Gledhill recorded “Pocketful of Poetry” in Nashville with veteran session musicians. That’s also when she began doubting the faith in which she was raised.

“I had kind of an out-of-body experience [in Nashville] where I was in a culture that was very deeply Christian, and I was like the outsider in that culture. … Someone who was working on my album had served a mission for their church in Payson, Utah. So they were a Christian missionary to the Mormon people. …

“They were lovely, wonderful people," she said, and she realized their beliefs were "just like my culture, but with different words assigned to the same things.”

Gledhill didn’t break from her former church immediately; she licensed her song “Whole Wide World” to the church for “Meet the Mormons,” made when it still used the M-word. The president of The Church of Jesus Christ of Latter-day Saints said last year that “Mormon” should no longer be considered an appropriate term for church members.

“I feel like there are different phases to this experience, and I feel like I’ve landed on the final phase,” she said. “I’m hoping it’s the final phase of this experience.”

Writing music is how Gledhill processes her experiences, she said, and the songs on “Rabbit Hole” were written at " a time when I was really struggling with religion," after starting her career in that area of music. "So it’s really tricky for me to navigate that, especially being kind of a public face to the LDS people.”

But she believes the album will connect with church members, former members and those on a journey like hers.

“I just know so many who are hurting right now, and who are also just asking like really hard questions and don’t completely know how to work through a lot of these questions,” she said. “I honor their decision to stay in and work it out, or leave and work it out.”

Some examples of her lyrics:

• From “Rabbit Hole”: “Little one have a peek through the door and see / To be upside down is a fine way to be / Come sit to tea and drink your fears / Swallow the river of your tears.”

• The first verse from “Wandering Souls”: “Existential questions like a flame in the night / Keeping me awake with tears that burn like a fire / And I’m getting to the point of feeling overly tired / Of the people who say, ‘You’ve gone astray.’”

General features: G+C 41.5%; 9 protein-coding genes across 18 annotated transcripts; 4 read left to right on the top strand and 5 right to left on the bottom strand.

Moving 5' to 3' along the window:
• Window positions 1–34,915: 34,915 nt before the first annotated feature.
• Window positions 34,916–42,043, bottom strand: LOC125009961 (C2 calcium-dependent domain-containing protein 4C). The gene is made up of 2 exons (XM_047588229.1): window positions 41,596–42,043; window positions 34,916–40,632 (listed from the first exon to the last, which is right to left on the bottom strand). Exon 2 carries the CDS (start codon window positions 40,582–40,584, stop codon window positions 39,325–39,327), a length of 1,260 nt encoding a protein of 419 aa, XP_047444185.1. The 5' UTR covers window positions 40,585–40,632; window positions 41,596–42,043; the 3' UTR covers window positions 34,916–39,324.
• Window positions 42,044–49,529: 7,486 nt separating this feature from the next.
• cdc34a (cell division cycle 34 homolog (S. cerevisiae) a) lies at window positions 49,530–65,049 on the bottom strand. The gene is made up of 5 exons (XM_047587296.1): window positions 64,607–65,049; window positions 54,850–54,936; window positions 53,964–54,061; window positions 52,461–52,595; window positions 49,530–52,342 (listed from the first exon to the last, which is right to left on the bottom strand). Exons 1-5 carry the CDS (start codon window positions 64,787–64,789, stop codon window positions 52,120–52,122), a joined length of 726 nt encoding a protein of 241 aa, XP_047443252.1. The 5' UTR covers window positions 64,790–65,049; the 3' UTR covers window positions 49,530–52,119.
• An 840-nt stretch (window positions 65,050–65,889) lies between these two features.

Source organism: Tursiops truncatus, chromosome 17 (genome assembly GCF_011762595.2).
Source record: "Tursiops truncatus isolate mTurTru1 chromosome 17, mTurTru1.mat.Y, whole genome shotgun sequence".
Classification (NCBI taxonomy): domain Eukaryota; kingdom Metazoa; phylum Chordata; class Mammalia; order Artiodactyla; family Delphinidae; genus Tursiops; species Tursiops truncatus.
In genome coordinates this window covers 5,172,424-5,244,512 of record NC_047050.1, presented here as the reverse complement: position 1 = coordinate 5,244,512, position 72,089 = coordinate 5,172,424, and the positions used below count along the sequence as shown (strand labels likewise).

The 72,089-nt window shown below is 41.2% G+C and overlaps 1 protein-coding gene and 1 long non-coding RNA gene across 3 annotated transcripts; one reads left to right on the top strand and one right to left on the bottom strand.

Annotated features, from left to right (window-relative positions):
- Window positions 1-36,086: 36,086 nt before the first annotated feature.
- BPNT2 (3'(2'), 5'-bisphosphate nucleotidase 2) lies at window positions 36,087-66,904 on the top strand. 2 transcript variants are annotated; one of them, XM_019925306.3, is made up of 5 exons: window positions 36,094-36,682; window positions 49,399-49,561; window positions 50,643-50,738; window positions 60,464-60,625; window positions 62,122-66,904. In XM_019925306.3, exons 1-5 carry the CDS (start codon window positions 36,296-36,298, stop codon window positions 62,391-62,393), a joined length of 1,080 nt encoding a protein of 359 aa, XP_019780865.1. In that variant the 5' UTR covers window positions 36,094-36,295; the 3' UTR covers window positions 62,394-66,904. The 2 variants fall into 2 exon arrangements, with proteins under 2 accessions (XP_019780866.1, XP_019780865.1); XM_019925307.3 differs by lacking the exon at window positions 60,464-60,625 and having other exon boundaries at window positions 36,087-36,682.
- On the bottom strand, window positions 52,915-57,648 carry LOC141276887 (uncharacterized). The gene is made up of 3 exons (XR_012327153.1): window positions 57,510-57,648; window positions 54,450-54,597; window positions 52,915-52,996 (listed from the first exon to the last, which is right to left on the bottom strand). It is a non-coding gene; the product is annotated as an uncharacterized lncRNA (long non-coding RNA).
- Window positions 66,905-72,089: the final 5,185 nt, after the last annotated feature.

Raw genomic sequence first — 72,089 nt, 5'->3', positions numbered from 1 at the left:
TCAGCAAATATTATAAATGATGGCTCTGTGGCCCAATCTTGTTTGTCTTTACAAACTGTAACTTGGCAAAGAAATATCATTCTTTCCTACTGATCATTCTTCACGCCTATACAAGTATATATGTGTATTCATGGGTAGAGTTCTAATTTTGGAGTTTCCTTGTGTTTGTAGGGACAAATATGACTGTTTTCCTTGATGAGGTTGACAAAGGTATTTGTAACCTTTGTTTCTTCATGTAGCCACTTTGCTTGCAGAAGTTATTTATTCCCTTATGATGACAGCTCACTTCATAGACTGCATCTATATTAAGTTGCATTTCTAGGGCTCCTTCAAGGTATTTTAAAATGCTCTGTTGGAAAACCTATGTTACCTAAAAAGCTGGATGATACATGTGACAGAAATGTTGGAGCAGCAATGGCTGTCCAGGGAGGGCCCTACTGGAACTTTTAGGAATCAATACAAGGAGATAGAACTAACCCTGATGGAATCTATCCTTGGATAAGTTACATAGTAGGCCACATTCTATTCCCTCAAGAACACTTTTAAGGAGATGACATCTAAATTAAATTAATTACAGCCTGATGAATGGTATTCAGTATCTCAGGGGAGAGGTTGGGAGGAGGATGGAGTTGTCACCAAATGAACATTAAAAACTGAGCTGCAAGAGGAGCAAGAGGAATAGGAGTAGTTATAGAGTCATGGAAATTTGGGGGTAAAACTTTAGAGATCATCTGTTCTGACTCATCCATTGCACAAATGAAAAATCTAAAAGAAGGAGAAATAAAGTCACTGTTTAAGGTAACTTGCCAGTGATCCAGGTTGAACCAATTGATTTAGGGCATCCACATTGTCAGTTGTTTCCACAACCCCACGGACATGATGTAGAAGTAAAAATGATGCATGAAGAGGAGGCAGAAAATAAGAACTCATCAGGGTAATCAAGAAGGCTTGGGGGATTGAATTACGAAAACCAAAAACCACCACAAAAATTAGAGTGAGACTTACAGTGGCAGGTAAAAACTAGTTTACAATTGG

• The chorus of “Wandering Souls”: “Wandering souls may appear to be lost / When in truth they are forging the trails / Of their most earnest thoughts.”

• From “Icarus”: “So you fall into the waves / Of a thousand questions asked but none explained / And now all, all you can do / Is to trust that I’ll be waiting here to carry you.”

• And from “One”: “Different names for God above / But they’re all the same to me when we worship love.”

“I really think that most of us just want the same thing,” Gledhill said. “We want to live life on a higher level than we're living in now. We want to feel closeness with our loved ones. We want to feel like we have a purpose here. We all want the same things and we just have different words for those things.”

Gledhill makes it clear this journey is her own, and she doesn’t speak for her husband or their three sons, ages 17, 14 and 7. And she’s not looking for another faith.

“I don’t think I’ll ever want to be part of a religion again,” she said. “I feel really happy just living in the questions and exploring the questions of life.”

Not all the questions are deep. In recent Instagram posts, she wrote about two things she’s getting used to now: drinking coffee in public and giving up temple garments for “regular underwear.”

“It’s humiliating, because you’re like, ‘I am an adult. I’m in my 30s and I’m just experiencing some of these things for the first time in my life,’” she said with a laugh. “But there comes a point where it’s just funny. It’s hilarious to learn to wear new underwear again, you know?”